de Havilland Comet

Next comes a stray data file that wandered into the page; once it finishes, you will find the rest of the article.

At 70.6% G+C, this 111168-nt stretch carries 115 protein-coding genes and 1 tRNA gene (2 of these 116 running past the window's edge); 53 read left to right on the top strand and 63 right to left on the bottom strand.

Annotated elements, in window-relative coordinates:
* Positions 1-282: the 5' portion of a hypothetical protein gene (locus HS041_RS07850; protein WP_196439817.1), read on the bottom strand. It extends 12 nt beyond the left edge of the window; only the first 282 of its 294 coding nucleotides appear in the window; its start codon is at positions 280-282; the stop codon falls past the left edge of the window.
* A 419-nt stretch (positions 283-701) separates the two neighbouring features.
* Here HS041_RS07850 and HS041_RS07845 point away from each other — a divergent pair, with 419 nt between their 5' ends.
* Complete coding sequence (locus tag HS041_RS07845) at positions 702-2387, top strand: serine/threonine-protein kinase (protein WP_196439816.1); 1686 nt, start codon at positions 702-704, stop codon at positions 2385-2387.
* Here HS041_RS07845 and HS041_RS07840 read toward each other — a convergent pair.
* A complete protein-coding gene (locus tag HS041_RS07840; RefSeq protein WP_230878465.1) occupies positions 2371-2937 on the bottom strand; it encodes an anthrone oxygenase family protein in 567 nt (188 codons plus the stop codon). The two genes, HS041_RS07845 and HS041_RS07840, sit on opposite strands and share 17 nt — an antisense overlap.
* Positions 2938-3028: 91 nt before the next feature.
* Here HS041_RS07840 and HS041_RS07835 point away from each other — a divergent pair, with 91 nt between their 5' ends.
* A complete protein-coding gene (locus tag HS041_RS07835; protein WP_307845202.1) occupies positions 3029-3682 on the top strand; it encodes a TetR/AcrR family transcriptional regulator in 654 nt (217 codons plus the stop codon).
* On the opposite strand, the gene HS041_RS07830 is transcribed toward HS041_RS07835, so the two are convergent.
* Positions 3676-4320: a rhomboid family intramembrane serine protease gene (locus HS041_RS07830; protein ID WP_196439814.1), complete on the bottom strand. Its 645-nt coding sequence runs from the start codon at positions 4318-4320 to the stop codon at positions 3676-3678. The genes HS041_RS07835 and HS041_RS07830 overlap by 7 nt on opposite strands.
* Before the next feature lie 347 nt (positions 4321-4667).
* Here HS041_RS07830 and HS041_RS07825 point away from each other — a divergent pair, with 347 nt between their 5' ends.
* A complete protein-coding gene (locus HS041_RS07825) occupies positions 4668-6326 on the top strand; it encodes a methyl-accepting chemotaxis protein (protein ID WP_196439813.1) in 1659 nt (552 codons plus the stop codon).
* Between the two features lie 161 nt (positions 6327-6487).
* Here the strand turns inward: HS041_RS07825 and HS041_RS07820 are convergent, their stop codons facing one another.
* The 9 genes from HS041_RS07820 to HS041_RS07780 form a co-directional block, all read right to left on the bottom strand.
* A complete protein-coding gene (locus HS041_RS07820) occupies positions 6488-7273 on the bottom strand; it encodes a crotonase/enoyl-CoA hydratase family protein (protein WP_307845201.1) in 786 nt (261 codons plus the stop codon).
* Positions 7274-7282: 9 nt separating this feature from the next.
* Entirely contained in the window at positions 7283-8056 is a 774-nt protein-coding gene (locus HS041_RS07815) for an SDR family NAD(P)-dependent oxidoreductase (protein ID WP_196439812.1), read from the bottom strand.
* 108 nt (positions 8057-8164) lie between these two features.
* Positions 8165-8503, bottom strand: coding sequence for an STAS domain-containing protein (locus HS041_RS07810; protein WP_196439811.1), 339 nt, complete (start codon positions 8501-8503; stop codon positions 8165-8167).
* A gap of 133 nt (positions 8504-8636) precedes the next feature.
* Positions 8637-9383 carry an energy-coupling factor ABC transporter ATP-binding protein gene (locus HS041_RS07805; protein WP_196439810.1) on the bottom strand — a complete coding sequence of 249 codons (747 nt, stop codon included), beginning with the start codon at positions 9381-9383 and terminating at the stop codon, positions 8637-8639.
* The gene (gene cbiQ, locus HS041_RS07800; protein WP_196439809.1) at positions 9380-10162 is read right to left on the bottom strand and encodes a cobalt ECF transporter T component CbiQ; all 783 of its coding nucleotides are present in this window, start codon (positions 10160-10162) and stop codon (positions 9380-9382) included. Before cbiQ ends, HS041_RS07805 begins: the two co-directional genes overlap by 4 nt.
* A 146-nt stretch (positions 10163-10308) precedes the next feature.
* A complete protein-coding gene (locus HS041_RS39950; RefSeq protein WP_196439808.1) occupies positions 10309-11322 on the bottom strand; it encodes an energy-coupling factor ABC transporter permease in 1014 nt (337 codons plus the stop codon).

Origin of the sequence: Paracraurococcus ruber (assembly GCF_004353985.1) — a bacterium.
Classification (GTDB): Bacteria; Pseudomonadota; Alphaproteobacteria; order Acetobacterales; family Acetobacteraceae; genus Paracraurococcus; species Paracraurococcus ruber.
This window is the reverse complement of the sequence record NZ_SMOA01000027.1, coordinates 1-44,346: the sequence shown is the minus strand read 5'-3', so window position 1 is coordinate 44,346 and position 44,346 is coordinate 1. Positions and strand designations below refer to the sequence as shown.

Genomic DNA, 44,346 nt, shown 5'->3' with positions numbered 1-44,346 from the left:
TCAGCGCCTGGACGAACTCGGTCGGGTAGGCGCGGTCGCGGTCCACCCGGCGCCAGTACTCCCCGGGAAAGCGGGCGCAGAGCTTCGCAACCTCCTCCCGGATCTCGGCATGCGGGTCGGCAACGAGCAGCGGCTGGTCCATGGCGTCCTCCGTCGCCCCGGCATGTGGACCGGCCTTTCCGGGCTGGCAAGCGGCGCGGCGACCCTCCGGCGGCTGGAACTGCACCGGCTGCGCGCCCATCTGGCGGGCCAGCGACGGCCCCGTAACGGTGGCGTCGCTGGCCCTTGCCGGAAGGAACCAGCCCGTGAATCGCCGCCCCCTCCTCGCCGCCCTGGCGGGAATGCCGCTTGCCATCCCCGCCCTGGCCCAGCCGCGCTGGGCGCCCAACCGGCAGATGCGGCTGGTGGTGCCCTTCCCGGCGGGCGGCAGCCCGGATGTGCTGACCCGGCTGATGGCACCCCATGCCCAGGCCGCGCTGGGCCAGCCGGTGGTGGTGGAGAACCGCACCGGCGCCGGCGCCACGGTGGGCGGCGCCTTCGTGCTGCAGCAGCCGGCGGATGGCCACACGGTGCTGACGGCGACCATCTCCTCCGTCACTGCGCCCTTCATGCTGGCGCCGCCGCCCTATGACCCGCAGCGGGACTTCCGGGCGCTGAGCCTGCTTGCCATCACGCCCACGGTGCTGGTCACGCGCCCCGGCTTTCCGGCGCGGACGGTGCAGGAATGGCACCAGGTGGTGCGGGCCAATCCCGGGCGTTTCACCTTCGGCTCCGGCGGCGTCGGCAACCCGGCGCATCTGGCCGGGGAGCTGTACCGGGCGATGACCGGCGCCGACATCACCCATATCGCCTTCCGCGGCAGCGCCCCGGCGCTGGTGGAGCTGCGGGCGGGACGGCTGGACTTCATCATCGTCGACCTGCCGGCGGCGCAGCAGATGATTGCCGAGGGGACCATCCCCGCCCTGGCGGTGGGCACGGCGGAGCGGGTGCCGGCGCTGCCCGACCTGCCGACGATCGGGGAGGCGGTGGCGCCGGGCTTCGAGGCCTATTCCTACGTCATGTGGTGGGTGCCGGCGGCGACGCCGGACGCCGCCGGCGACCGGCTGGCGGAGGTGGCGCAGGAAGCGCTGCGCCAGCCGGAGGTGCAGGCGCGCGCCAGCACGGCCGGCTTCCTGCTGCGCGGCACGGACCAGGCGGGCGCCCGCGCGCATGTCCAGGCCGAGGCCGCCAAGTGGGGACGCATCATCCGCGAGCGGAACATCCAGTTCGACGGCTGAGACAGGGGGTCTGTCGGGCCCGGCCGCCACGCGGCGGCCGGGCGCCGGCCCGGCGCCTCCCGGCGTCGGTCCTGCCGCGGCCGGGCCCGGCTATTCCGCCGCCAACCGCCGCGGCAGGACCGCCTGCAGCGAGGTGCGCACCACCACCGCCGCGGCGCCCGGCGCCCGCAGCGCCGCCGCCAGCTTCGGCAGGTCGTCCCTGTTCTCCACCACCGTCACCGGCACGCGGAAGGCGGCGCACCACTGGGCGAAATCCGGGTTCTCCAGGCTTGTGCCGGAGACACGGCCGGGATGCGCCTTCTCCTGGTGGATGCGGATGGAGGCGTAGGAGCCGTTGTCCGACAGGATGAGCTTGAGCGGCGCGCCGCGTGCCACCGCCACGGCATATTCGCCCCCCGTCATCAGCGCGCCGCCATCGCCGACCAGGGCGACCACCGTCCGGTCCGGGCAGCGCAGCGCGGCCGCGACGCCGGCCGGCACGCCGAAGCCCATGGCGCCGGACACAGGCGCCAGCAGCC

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The de Havilland Comet was the world's first commercial jet airliner to reach production. Developed and manufactured by de Havilland, it first flew in 1949 and was considered a landmark in British aeronautical design. After introduction into commercial service, early Comet models suffered from catastrophic metal fatigue, causing a string of well-publicised accidents. Rome's Ciampino airport, the site of the first Comet hull loss, was again the origin of more disastrous Comet flights just over a year later. On 10 January 1954, 20 minutes after taking off from Ciampino, Comet G-ALYP, BOAC Flight 781, broke up in flight and crashed into the Mediterranean off the Italian island of Elba, with the loss of all 35 on board. There was no obvious reason for the crash, and the fleet was grounded while the Abell Committee met to determine potential causes of the crash. The committee focused on six potential problems: control flutter (which had led to the loss of the de Havilland Swallow), structural failure due to high loads or metal fatigue of the wing structure, failure of the powered flight controls, failure of the window panels leading to explosive decompression, or fire and other engine problems. The committee concluded fire was the most likely cause of the problem, and a number of changes were made to the aircraft to protect the engines and wings from damage which might lead to another fire. The Comet had to be withdrawn and was redesigned. The Comet 4 series subsequently enjoyed a long and productive career of over 30 years, although sales never fully recovered. The Hawker Siddeley Nimrod, the military derivative of the Comet airliner, is still in service. The original decades-old airframes are being rebuilt with new wings and engines to produce the Nimrod MRA 4, expected to serve with Britain's Royal Air Force until the 2020s, almost 70 years after the Comet's first flight. [READ THE REST OF THIS ARTICLE]







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